National | Federal Recognition

BIA opens meetings on changes to federal recognition process

Three generations of Houma women are seen in this undated photo. Photo from United Houma Nation

The Bureau of Indian Affairs is holding a series of public meetings and tribal consultations on proposed changes to the federal recognition process.

The first meeting took place last week in Louisiana. Participants included the United Houma Nation, whose leaders hope the changes will reverse a negative preliminary decision on its petition.

"Our people have been fighting this battle for a long time," Chief Thomas Dardar Jr. told The Wall Street Journal.

The revisions to Part 83 would require tribes to provide documentation dating to 1934. Currently, petitioners have to go back to the date of first contact, a task that proves costly and difficult.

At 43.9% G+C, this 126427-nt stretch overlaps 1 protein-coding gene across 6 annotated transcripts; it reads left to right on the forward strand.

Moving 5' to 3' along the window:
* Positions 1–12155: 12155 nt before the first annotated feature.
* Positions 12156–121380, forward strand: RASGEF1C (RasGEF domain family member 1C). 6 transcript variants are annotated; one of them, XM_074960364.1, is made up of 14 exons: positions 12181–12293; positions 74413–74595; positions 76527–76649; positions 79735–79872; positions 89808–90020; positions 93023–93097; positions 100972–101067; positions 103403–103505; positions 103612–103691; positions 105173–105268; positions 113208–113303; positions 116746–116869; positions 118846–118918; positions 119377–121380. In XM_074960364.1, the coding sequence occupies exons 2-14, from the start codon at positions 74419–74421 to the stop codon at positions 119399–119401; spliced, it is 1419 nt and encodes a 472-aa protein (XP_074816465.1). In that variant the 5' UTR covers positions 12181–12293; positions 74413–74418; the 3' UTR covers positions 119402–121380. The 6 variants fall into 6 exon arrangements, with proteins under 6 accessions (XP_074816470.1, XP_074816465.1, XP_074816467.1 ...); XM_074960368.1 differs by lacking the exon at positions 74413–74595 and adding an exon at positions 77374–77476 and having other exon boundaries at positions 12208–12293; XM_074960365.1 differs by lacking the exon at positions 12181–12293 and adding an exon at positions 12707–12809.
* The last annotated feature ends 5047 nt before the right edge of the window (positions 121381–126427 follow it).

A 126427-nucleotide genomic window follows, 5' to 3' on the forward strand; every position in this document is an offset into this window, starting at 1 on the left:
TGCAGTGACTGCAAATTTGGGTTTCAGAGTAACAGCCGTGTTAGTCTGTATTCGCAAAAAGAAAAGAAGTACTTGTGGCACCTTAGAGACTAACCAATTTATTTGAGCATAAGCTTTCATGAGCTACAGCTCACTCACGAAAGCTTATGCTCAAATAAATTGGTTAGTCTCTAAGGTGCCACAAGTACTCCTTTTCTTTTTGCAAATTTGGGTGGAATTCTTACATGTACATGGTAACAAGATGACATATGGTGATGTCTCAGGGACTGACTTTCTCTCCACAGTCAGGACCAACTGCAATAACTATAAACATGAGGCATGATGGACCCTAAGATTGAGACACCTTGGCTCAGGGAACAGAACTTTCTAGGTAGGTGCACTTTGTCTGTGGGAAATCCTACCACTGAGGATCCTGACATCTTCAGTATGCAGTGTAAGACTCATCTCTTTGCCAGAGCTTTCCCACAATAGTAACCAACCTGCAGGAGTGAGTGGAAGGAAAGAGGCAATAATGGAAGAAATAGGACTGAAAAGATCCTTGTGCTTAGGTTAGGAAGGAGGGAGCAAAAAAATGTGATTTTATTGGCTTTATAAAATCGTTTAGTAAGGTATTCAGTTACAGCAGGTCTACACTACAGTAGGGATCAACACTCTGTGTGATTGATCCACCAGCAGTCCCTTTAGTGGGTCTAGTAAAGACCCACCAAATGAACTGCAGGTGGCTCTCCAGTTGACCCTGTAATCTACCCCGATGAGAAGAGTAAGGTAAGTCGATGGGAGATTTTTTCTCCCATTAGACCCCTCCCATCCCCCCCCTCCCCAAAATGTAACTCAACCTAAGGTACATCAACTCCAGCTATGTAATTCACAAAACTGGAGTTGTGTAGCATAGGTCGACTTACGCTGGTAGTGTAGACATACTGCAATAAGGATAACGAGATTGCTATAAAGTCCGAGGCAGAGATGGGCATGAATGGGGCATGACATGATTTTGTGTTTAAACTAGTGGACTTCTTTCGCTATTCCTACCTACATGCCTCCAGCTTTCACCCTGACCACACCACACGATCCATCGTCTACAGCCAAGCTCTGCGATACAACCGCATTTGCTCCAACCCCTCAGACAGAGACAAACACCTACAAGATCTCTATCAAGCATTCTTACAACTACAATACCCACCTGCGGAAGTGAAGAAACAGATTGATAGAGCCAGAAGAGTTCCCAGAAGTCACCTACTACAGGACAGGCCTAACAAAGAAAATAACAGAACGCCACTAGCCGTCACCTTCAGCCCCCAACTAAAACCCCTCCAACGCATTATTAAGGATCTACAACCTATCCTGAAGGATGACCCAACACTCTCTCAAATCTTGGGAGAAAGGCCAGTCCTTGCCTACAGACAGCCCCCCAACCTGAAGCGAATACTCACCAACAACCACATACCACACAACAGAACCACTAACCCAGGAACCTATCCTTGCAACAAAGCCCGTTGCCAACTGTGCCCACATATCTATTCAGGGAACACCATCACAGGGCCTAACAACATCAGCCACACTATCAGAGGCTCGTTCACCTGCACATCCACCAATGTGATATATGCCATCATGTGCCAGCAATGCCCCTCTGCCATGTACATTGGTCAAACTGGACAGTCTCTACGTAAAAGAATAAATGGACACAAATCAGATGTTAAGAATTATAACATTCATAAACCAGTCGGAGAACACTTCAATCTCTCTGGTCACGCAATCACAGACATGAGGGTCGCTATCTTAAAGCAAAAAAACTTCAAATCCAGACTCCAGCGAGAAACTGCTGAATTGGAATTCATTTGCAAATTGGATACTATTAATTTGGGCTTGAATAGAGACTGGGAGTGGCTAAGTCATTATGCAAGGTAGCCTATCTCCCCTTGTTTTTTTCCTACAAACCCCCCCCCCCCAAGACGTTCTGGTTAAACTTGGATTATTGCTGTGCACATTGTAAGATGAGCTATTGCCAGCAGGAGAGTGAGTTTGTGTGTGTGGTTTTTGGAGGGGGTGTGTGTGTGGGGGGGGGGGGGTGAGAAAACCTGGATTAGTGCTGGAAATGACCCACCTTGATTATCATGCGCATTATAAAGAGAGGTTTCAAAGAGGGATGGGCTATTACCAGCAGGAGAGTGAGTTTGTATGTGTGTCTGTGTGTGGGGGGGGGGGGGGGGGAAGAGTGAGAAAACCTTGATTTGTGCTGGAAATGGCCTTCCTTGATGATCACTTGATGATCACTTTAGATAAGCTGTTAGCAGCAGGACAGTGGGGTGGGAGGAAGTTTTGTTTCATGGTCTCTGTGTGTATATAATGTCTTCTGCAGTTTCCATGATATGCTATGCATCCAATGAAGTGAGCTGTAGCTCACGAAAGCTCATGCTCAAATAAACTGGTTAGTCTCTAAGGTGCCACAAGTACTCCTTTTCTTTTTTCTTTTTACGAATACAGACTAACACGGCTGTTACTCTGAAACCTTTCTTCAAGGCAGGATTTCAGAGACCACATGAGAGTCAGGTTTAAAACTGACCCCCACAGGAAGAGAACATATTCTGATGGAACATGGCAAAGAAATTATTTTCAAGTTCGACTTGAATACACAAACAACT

The changes also allow previously denied groups to seek another shot at recognition. But the proposal requires the consent of all interested parties so some wouldn't be able to re-submit due to opposition from state governments and other tribes.

The BIA's meetings continue through the end of the month. The public comment period ends August 1.

Get the Story:
Tribes Seek Speedier Federal Recognition (The Wall Street Journal 7/11)
Choctaw-Apache faces leadership change, pushes for federal status (The Shreveport Times 7/11)
Vancleave Choctaws overcame discrimination, poverty (The Biloxi Sun Herald 7/11)
Native Americans celebrate tribal recognition with cucumbers (WLOX 7/11)
North Stonington official warns towns of tribal land claims (The New London Day 7/11)

Federal Register Notice:
Federal Acknowledgment of American Indian Tribes (May 29, 2014)

Relevant Documents:
Proposed Rule | Press Release | Comparison Chart (comparing current rule to proposed rule) | Response to Comments on June 2013 Discussion Draft | Frequently Asked Questions

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